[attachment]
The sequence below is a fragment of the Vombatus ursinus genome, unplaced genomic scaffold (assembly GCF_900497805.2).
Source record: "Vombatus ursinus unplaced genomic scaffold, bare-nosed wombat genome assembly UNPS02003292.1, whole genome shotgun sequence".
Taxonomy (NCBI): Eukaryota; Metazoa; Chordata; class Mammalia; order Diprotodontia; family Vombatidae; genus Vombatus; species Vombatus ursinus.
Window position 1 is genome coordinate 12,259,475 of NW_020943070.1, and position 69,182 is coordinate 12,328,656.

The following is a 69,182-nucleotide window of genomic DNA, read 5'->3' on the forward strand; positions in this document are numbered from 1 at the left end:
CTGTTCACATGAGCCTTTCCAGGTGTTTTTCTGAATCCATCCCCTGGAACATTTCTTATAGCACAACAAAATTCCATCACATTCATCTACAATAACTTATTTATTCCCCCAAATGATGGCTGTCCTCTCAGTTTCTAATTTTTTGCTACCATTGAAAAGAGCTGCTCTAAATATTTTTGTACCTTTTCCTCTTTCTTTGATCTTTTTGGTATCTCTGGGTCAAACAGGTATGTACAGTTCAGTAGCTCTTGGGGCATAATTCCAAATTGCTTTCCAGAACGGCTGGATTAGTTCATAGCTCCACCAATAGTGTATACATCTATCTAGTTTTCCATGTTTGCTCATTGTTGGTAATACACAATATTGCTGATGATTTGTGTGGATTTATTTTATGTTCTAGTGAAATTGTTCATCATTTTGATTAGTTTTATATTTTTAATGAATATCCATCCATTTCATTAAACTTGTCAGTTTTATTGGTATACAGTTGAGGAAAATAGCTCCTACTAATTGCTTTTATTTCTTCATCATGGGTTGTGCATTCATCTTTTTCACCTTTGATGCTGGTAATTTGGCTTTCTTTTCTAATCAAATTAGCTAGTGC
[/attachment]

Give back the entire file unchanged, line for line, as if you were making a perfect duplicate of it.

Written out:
The sequence below is a fragment of the Vombatus ursinus genome, unplaced genomic scaffold (assembly GCF_900497805.2).
Source record: "Vombatus ursinus unplaced genomic scaffold, bare-nosed wombat genome assembly UNPS02003292.1, whole genome shotgun sequence".
Taxonomy (NCBI): Eukaryota; Metazoa; Chordata; class Mammalia; order Diprotodontia; family Vombatidae; genus Vombatus; species Vombatus ursinus.
Window position 1 is genome coordinate 12,259,475 of NW_020943070.1, and position 69,182 is coordinate 12,328,656.

The following is a 69,182-nucleotide window of genomic DNA, read 5'->3' on the forward strand; positions in this document are numbered from 1 at the left end:
CTGTTCACATGAGCCTTTCCAGGTGTTTTTCTGAATCCATCCCCTGGAACATTTCTTATAGCACAACAAAATTCCATCACATTCATCTACAATAACTTATTTATTCCCCCAAATGATGGCTGTCCTCTCAGTTTCTAATTTTTTGCTACCATTGAAAAGAGCTGCTCTAAATATTTTTGTACCTTTTCCTCTTTCTTTGATCTTTTTGGTATCTCTGGGTCAAACAGGTATGTACAGTTCAGTAGCTCTTGGGGCATAATTCCAAATTGCTTTCCAGAACGGCTGGATTAGTTCATAGCTCCACCAATAGTGTATACATCTATCTAGTTTTCCATGTTTGCTCATTGTTGGTAATACACAATATTGCTGATGATTTGTGTGGATTTATTTTATGTTCTAGTGAAATTGTTCATCATTTTGATTAGTTTTATATTTTTAATGAATATCCATCCATTTCATTAAACTTGTCAGTTTTATTGGTATACAGTTGAGGAAAATAGCTCCTACTAATTGCTTTTATTTCTTCATCATGGGTTGTGCATTCATCTTTTTCACCTTTGATGCTGGTAATTTGGCTTTCTTTTCTAATCAAATTAGCTAGTGC